In addition, cloud platforms are also enabling faculty members and students the ability to share

    research with other researchers globally. According to Farnam Jahanian, Assistant Director of

    the National Science Foundation (NSF) Directorate for Computer and Information Science and

    Engineering, "Cloud computing represents a new generation of technology in this new era of


    science, one of data-driven exploration It creates precedent-setting opportunities for discovery (NSF, 2011, para. 5). One such example is an innovative Global Factory program, which continues to bring together students from different universities and time zones to rethink

    sustainable innovations such as automobile factories and digital farming. According to Pierre

    Chevrier, Director of Ecole Nationale d'Ingnieurs de Metz, "Social, cloud-based collaboration

    was a key reason the Global Factory program over-achieved its goalIn a dispersed environment, like ones real life engineers experience every day, social networking technologies

    are mandatory for successful innovation (Green Technology World, 2014, para. 5).

    A Greener Education with Cloud Technology

    According to Newton (2010), cloud computing is the most energy-efficient method we

    have to address the ever-accelerating demand for computation and data storage. The proliferation

    of cloud computing promises cost savings in technology infrastructure and faster software

    upgrades (Liu, Tong, Mao, Bohn, Messina, Badger, & Leaf, 2011). Amazon (2014) proposed

    that cloud technology will reduce overall information technology (IT) costs in that both

    infrastructure and labor costs are reduced.

    Schools are seeking opportunities to reduce their carbon footprint as they seek greener technologies (iLink, 2007). Ng (2010) reported that clouds could help universities reduce costs

    by 74%. For instance, The University of Nebraskas Chief Information Officer Walter Weir found that moving email to the cloud resulted in a faster and less expensive system (Goulart,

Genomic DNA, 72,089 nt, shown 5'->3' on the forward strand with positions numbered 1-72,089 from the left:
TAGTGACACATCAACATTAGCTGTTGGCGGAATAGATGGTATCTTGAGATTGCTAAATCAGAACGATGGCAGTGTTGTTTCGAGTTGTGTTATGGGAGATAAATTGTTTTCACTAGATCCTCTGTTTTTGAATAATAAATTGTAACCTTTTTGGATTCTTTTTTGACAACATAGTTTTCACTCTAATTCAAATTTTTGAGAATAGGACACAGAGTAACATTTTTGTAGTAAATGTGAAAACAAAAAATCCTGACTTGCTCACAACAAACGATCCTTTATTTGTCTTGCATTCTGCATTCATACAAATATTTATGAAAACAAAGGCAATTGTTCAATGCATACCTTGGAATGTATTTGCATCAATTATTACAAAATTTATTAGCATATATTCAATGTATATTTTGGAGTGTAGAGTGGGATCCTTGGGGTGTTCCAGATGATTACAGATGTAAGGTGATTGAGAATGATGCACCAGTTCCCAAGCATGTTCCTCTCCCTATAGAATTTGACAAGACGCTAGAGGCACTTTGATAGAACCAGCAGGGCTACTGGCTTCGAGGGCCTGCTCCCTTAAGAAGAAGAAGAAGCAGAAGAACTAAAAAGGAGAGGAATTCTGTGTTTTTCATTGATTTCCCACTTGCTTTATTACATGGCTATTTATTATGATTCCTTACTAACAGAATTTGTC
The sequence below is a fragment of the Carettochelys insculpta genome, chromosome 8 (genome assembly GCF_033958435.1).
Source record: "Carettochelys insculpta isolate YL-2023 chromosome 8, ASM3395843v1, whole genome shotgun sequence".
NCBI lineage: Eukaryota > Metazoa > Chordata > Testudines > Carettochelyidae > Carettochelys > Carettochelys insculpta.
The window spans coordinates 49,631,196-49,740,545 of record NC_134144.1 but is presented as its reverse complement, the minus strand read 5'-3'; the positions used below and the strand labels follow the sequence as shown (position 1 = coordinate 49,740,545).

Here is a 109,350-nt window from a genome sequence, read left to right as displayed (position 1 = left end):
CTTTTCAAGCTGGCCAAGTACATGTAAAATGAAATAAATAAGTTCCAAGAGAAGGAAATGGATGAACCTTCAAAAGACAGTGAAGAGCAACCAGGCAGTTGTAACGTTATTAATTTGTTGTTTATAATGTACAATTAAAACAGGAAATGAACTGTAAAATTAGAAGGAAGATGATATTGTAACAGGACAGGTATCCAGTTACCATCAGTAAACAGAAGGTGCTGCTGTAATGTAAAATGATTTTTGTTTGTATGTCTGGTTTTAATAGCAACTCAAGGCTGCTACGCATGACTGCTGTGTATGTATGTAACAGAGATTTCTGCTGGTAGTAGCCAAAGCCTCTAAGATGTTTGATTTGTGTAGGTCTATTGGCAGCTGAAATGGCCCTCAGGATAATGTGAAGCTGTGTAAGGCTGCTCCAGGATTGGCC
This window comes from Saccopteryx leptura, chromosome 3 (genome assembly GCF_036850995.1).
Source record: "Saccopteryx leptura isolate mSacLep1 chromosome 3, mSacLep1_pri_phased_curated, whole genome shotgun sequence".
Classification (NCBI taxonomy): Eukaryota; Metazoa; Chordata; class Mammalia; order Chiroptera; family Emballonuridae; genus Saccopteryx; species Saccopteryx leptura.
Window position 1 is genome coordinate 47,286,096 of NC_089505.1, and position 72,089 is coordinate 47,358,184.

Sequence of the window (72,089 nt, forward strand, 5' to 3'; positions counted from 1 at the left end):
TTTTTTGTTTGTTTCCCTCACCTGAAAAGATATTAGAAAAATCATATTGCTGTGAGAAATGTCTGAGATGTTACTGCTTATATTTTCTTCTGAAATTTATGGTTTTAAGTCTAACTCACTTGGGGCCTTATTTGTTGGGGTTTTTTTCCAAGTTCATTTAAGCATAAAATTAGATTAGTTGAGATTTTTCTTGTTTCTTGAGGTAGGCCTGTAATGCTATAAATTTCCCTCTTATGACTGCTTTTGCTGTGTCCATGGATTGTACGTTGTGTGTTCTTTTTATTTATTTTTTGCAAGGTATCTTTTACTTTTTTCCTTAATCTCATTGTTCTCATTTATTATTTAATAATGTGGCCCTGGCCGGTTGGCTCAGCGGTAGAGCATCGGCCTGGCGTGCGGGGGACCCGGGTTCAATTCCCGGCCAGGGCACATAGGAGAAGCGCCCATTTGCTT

2012). There are additional environmental benefits to utilizing cloud technologies. Utilizing the

    cloud is a factor in greener computing, as it has been found to reduce energy, lower carbon

    emissions, and decrease IT. Working in collaboration, researchers at Microsoft, Accenture, and

    WSP Environment & Energy estimated that for U.S. companies, cloud technologies can reduce

    carbon emissions from 30 to 90% (Accenture, 2010).

    A virtual education through cloud platforms reduces costs to both students and the environment

    including the added expense of travel (e.g. wear on vehicles, fuel), room and board fees, and the

    costs of food. According Western Governors University (WGU, 2014), dorm and food costs add at least $10,000 to $15,000 of expenditures per academic year. Also, based upon a 2008 survey,

    researchers at the University of Florida found that virtual courses saved public schools money in

    teaching, administrative, and technical expenses. The average traditional public K-12 school

    costs an average $9,100 per pupil where an online, virtual course averages just at $4,300

    (University of Florida, 2009). Also, many older adults with children do not have the added costs

    of childcare to factor in (WGU, 2014).

    For those living in rural communities who have to often drive long distances to attend school, the

    reduced driving will also reduce carbon dioxide emissions. The National Wildlife Federation

    (NWF, 2009) reported that researchers from The Stockholm Environmental Institute and the

    United Kingdoms Open University Design Innovation Group (DIG) found that distance-learning courses resulted in an 89 percent reduction in travel-related emissions compared to traditional

    face-to-face courses. Furthermore, the production and provision of the distance learning courses

    consumed nearly 90% less energy than the conventional campus-based university courses.

    Similarly, in a study by Campbell and Campbell (2011), distance education courses helped

    reduced CO2 emissions by 5-10 tons per semester.


    [Insert Figure 2 about Here] See p. 28

    Big Data for Education

    In the Age of Information, ubiquitous connectivity and the rise of cloud technology is

    producing vast amounts of big data (see Figure 2). Big data is defined as datasets whose size is beyond the ability of typical database software tools to capture, store, manage, and analyze (Manyika, Chui, Brown, Bughin, Dobbs, Roxburgh, & Byers, 2011, p. 1).

    According to Ferreira (2013), education yields a tremendous volume of data, perhaps more than

    other industry. As education moves online, new methods for data mining are occurring in order

    to better understand the ways students learn. From tutoring systems to simulations and games,

    opportunities to collect and analyze stu...